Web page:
Is this a Linear subspace?

  • #1
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Main Question or Discussion Point

W = {f(t) | f(0) = 2f(1)}
The answer say yes, but i dont know how to prove the neutral element.
 

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  • #3
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What would be the zero?
i have no idea :|, the answer is literally "yes", just it.
 
  • #4
Math_QED
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You mention the word subspace. Of what vector space is this a subspace? What is the zero in the larger vector space? Can you conclude something about the zero of the subspace as well?
 
  • #5
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i have no idea :|, the answer is literally "yes", just it.
What does ##f(t)## stand for? A certain number at a point ##t##, or what does it mean?
 
  • #6
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What does ##f(t)## stand for? A certain number at a point ##t##, or what does it mean?
My guess is that it is the usual abuse of notation.
 
  • #7
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My guess is that it is the usual abuse of notation.
I know. I just want to get the OP think about it. The question is trivial once it is understood, so it is all about understanding, not answering.
 
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  • #8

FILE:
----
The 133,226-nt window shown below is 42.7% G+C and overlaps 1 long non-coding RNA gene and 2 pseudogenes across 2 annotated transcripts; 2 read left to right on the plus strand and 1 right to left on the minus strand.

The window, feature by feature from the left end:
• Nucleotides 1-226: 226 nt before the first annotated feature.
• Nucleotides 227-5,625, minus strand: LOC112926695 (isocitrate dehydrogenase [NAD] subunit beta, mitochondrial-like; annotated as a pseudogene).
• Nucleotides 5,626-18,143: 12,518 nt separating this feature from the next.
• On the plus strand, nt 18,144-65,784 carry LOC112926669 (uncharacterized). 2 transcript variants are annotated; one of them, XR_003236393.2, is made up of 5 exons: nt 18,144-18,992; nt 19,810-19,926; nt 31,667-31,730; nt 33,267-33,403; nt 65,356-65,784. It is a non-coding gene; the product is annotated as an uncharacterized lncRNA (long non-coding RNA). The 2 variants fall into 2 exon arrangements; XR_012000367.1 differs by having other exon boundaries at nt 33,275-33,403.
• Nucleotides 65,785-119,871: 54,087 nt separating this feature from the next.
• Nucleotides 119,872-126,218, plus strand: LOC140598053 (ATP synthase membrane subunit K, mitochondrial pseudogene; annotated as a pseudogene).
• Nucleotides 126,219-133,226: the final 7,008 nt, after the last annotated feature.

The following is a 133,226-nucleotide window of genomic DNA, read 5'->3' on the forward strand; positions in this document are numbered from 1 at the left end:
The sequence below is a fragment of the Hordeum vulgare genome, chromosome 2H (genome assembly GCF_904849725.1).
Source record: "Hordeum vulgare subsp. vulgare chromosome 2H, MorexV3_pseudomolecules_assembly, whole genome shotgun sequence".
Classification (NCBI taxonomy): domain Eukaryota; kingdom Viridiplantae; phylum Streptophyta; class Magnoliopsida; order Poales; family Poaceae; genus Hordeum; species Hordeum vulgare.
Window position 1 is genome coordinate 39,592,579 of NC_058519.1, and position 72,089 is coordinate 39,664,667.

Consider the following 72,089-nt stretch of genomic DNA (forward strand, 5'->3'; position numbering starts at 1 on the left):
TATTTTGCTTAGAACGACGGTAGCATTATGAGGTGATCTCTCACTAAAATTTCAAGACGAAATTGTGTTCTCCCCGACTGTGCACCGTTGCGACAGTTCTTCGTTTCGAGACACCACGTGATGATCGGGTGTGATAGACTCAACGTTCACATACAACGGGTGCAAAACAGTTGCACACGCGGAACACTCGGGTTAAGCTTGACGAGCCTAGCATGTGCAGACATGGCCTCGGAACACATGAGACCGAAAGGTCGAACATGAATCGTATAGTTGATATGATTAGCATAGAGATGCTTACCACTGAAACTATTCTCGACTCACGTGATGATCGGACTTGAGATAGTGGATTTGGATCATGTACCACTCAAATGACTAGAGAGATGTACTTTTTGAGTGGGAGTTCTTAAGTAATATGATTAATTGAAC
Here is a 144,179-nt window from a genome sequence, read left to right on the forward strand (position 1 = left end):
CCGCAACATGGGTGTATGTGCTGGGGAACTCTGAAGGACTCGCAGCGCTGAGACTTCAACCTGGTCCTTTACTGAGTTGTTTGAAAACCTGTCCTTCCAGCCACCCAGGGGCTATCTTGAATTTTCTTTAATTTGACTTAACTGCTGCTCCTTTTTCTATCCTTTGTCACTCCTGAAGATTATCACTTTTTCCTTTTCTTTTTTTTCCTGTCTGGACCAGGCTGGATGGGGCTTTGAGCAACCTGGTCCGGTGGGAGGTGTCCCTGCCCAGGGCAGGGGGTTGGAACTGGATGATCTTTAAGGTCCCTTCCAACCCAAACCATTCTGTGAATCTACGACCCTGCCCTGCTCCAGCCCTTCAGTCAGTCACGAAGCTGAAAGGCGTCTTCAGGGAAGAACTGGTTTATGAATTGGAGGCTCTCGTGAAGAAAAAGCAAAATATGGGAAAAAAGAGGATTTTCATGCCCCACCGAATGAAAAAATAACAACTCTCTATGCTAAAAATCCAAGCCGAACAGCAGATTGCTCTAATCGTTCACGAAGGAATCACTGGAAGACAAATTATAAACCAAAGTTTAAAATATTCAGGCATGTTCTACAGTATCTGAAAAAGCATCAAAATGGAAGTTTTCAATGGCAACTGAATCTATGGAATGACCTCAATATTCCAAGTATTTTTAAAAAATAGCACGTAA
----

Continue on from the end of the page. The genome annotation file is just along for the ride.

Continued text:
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Oh i forgot, subspace of the P(R) space of the real polynomials. You know:
The conjunt of reals Polynomials n deegre or smaller more the nule polynomial.
Yes, indeed is a trivial question, actually it's in a book introductory to linear algebra, but i still dont understand how to prove this item.
 
  • #9
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Oh i forgot, subspace of the P(R) space of the real polynomials. You know:
The conjunt of reals Polynomials n deegre or smaller more the nule polynomial.
Yes, indeed is a trivial question, actually it's in a book introductory to linear algebra, but i still dont understand how to prove this item.
In order to prove this property, you only have to show that zero is in that space. Now what is zero in this context?

Another property is to show that if ##f(t) \in W## and ##\lambda \in \mathbb{R}##, then ##\lambda \cdot f(t)## must be in ##W##. If you had shown this, then what if ##\lambda =0##?
 
  • #10
vela
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The conjunt of reals Polynomials n deegre or smaller more the nule polynomial.
What's a conjunt? What does nule mean? I'm trying to figure out what that sentence was intended to mean.